There are two very important types of URL features in Drupal: (1) URL redirects and (2) URL aliases. URL redirects can be used for a variety of purposes, such as redirecting an old URL to a new location in the event content is moved or deleted. URL aliases exist on every page, it's the part of the URL which specifies the document location. For example, the URL /music/55/page has the alias 55/page. By default, aliases are automatically generated based on the first published title of the page and the node number. This however can be changed and we will discuss this below to create cleaner URLs for important, static pages.
Drupal has a feature called "URL Alias" that allows you to provide a more understandable name to the content. The Pathauto module automatically generates URL/path aliases for various kinds of content (nodes, taxonomy terms, users) without requiring the user to manually specify the path alias. This allows you to have URL aliases like /category/my-node-title instead of /node/123. The aliases are based upon a "pattern" system that uses tokens that the administrator can change.
In the event that the generated URL alias isn't sufficient, editors can change the URL alias by:
- Editing the piece of content in question.
- Clicking URL Path Settings in the left side menu.
- Unchecking "automatically generate URL alias"
- Changing the value of the URL alias to a more readable string.
It is important to note: the slug should be as unique as possible. Attempt not to use words or terms which are existing site titles as Drupal has issues with duplication. For example, /conference is a website so the single term "conference" cannot be a page alias inside another site.
Site content editors are responsible for managing their URL paths under their sites.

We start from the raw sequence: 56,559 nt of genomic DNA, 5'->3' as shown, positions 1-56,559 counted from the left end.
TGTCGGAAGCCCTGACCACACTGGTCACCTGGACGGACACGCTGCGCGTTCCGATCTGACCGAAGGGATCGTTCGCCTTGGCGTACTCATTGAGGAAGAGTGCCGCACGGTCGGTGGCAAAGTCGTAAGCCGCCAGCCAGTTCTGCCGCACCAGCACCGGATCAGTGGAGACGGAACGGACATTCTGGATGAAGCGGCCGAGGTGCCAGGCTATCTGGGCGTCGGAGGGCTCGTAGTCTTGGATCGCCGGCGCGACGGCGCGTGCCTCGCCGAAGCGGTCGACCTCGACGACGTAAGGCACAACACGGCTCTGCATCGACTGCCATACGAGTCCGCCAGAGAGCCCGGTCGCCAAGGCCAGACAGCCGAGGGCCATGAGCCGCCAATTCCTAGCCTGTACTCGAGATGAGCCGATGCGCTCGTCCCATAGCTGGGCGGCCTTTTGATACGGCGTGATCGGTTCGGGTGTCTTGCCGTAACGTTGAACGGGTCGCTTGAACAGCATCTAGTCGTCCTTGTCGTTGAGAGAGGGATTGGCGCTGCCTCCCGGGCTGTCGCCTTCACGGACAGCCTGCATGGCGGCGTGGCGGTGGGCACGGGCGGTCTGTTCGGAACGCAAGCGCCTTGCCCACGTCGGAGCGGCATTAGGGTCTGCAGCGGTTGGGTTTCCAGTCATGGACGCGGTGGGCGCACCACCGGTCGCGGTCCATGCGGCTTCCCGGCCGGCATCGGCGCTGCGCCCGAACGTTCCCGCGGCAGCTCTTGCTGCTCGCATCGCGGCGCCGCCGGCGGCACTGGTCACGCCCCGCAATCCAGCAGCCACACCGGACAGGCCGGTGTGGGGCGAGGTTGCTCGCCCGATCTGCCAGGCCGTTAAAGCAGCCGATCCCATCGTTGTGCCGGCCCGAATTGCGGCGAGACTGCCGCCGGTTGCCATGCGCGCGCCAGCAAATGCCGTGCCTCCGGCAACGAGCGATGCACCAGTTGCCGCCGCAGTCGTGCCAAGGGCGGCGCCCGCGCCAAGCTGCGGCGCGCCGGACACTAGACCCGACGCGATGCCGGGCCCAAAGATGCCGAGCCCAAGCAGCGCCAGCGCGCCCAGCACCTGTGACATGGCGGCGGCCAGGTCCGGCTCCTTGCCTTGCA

There are some best practices with URL redirects:
- URL Redirects should be used to preserve old URLs that are being grandfathered. That is, redirecting an old URL to a new piece of content elsewhere. The old URL should be changed to the new URL going forward.
- URL Redirects should not be used in place of URL aliases. If possible, rename URL aliases to better present a readable URL.
- URL Redirects should not be used to publicize content.
- URL Redirects should be used internally only if possible. URL Redirects outside of the same site can be flagged as spam.
There are some drawbacks with URL redirects that need to be considered:
- Slows Performance - URL redirects create an extra hop and extra database lookups. This can cause increased load times and mask the true endpoints.
- Search Engines don't mark redirects as internal and won't index them appropriately. This means no rank points are given to URL redirects which can hurt SEO.
- Redirects can create looping or chaining issues.
- Redirects to external resources may get sites flagged as spam. Sites with too many external redirects which are used frequently can become marked as spam by search engines.
If you want a clean URL for a page within your site, consider exploring a clean URL Alias. Details can be found below.
If you want to delete an old piece of content without breaking external links, you can use a URL redirect to accomplish this. However, changing or requesting the external links be updated is vital as the URL redirects may eventually be lost. Use the new URL in any place the old URL can be changed or updated going forward.
I heard it was possible to get short URLs from the main website, is this true?
Unfortunately, URL redirects from the homesite are reserved for special cases. The drawbacks of URL redirects are amplified when used at the top level which can create more complicated, site-wide issues. As of November 2020, homesite URL redirects have been limited to sites which have had their URL changed (for instance, /hr still goes to /humanresources as the new URL is grandfathered in). Homesite URL redirects cannot be used for vanity purposes as the technical debt associated with these types of redirects outweighs the benefits.